The government concedes that this legal authority requires remand for an evidentiary hearing when a defendant claims in a sworn § 2255 motion that he directed counsel to file a notice of appeal and counsel failed to do so.   It argues that this court should affirm the district court's dismissal of the § 2255 motion because Guerrero did not raise this ineffective-assistance claim in his motion.   Instead, he raised the issue only in the unsworn memorandum, filed in support of the motion.   See United States v. LaBonte, 70 F.3d 1396, 1413 (1st Cir.1995) (holding that § 2255 relief cannot be predicated on an unsworn memorandum), rev'd on other grounds, 520 U.S. 751, 117 S.Ct. 1673, 137 L.Ed.2d 1001 (1997).

Rules 2(b)(1), (2), and (5) of the Rules Governing § 2255 Proceedings for the U.S. District Courts (“ § 2255 Rules”) require that a § 2255 motion “specify all the grounds for relief,” “state the facts supporting each ground,” and “be signed under penalty of perjury.”   We agree with the government that Guerrero's § 2255 motion, which was signed under penalty of perjury, did not include an ineffective-assistance claim alleging that counsel failed to file a notice of appeal as Guerrero had requested.   Instead, he raised that claim only in his unverified memorandum in support of his § 2255 motion.   Thus, the Rule 2(b) requirements were not met.1

 We review Guerrero's pro se pleadings under a liberal standard.  Jones v. Cowley, 28 F.3d 1067, 1069 (10th Cir.1994).   If a district court can “reasonably read the pleadings to state a valid claim on which the petitioner could prevail, it should do so.”  Barnett v. Hargett, 174 F.3d 1128, 1133 (10th Cir.1999) (quotation and alteration omitted).   We may construe a pro se motion so that it conforms to the appropriate procedural rule.   See United States v. Rourke, 984 F.2d 1063, 1067 (10th Cir.1992) (construing an improper Fed.R.Crim.P. 35(a) motion as a § 2255 motion).   However, a court “may not rewrite a petition to include claims that were never presented.”  Barnett, 174 F.3d at 1133 (quotation omitted).   Construing Guerrero's pro se submission liberally, we interpret his contemporaneously-filed memorandum as an amended § 2255 motion.   Yet this relaxed standard neither requires the trial court, nor the appellate court, to dig through the record, like a hound to a truffle, in search of a claim.   On the other hand, it is both reasonable and appropriate for both courts to fully consider contemporaneous memoranda in support of motions in order to fully interpret a movant's claim.   Today's holding is limited to the latter.

Under Fed.R.Civ.P. 15(a), a party may amend its pleading once as a matter of course prior to response by the opposing party.   Guerrero filed his memorandum before the government responded, so it is timely with respect to Fed.R.Civ.P. 15(a).   Pursuant to the Anti-Terrorism and Effective Death Penalty Act (“AEDPA”), a § 2255 motion must be made within one year from the date Guerrero's conviction became final.  28 U.S.C. § 2255 para. 6. When a § 2255 movant seeks to amend his pleading to include a new claim, we will only entertain this claim if the amendment is made within the one-year time limit set by AEDPA.   See United States v. Espinoza-Saenz, 235 F.3d 501, 504-05 (10th Cir.2000) (holding that a § 2255 movant cannot assert new claims in a motion to amend a § 2255 motion filed after AEDPA's time limit has expired).   Guerrero's conviction became final on October 16, 2003.2  Guerrero submitted his original § 2255 motion on October 9, 2004 and the memorandum on October 14, 2004.   Because the memorandum was submitted less than one year after his conviction became final, the amended claim is timely under AEDPA.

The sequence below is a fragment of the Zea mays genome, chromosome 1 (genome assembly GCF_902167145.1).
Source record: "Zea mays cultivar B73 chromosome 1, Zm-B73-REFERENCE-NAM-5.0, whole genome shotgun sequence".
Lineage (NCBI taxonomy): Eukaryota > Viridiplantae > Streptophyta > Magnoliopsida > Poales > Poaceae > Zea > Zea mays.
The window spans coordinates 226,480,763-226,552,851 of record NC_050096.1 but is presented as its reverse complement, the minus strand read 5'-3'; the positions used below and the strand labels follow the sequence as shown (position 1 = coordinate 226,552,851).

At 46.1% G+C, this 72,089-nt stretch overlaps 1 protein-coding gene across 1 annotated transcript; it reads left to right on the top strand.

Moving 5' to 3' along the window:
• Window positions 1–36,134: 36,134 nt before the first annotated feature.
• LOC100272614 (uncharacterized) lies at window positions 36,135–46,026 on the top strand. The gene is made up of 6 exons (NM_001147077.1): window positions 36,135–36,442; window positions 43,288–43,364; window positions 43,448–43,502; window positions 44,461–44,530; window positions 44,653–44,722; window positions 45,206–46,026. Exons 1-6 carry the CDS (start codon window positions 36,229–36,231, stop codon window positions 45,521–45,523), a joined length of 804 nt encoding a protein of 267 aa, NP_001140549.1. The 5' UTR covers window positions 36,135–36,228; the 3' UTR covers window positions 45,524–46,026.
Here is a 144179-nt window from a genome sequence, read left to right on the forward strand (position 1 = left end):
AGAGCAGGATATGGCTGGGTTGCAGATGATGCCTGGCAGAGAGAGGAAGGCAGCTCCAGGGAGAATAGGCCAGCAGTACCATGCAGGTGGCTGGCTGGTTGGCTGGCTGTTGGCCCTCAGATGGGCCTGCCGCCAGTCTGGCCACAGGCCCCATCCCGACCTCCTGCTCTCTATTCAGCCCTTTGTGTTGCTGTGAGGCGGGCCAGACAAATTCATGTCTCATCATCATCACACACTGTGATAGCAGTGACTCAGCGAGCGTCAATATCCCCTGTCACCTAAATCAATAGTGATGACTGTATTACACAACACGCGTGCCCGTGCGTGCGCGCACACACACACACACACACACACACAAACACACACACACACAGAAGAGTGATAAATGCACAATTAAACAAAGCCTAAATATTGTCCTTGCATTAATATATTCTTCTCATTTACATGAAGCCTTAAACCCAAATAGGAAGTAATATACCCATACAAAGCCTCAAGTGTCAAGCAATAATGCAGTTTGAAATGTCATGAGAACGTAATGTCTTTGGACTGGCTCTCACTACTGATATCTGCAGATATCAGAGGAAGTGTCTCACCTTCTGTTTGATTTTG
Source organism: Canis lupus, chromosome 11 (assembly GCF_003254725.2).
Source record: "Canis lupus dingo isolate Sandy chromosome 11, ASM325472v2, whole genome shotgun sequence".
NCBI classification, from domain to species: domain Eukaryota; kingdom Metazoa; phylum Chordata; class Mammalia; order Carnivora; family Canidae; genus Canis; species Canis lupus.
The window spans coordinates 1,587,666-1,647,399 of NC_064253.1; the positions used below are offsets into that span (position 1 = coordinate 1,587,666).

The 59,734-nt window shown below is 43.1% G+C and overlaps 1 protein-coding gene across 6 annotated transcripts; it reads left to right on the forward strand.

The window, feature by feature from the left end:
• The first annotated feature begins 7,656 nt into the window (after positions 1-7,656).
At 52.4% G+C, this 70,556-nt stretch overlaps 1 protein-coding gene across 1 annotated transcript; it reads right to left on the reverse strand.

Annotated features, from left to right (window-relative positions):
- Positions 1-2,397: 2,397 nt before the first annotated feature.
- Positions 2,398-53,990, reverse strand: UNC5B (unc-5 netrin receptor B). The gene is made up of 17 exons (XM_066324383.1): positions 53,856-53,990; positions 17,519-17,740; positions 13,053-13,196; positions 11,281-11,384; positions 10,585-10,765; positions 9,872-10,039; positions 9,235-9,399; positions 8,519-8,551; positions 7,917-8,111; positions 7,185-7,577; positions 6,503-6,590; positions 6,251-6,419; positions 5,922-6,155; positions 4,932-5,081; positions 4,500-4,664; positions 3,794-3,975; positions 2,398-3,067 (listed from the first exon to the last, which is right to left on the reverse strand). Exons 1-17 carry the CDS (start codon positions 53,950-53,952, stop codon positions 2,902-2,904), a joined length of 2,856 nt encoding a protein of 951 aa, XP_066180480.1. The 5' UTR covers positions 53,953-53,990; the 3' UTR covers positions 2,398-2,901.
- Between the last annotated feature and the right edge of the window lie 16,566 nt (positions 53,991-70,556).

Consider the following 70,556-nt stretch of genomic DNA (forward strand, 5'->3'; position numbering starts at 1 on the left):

However, because the amended claim was included in an unverified memorandum, it nonetheless fails to comply with the procedural requirements of § 2255 Rule 2(b).  Pursuant to the Advisory Committee Notes to Rule 2, however, Guerrero should have an opportunity to conform his motion to Rule 2(b)'s procedural requirements.   See § 2255 Rules, Advisory Committee Notes, 2004 amendments (noting that court should allow movants to submit corrected motions conforming to Rule 2(b));  see also Kafo v. United States, 467 F.3d 1063, 1069-71 (7th Cir.2006) (allowing movant opportunity to conform to Rule 2 requirements).3

Accordingly, we VACATE the judgment of the district court and REMAND the case with instructions directing the court to give Guerrero the opportunity to file an amended § 2255 motion including the claim for ineffective assistance of counsel for failure to file an appeal.   If he makes the proper filing, we direct the district court to conduct further proceedings consistent with Flores-Ortega, Snitz, and Garrett.   We DENY as moot Guerrero's motion for appointment of counsel to represent him on this appeal.

FOOTNOTES

1.   Although the memorandum in support of the § 2255 motion was not executed under “penalty of perjury,” his certificate of service for that memorandum was properly signed.   It appears that the failure to properly execute the memorandum may have been an inadvertent oversight.

2.   Final judgment was entered against Guerrero on October 1, 2003.   The conviction became final ten days after the time for appeal had run, excluding intermediate Saturdays, Sundays, or legal holidays.   See Clay v. United States, 537 U.S. 522, 525, 123 S.Ct. 1072, 155 L.Ed.2d 88 (2003) (“conviction becomes final when the time expires for filing a petition for certiorari contesting the appellate court's affirmation of the conviction”);  Fed. R.App. P. 4(b)(1)(A)(I) (notice of appeal must be filed within ten days after the entry of judgment);  4(b)(6) (judgment is entered when it is entered on the criminal docket);  26(a)(2) (excluding intermediate Saturdays, Sundays or legal holidays if the period is less than eleven days).

3.   Remand to allow conformity to Rule 2(b) is particularly appropriate in light of the strenuous requirements for filing a second or successive § 2255 motion.   See 28 U.S.C. § 2255 para. 8;  28 U.S.C. § 2244(b).

LUCERO, Circuit Judge.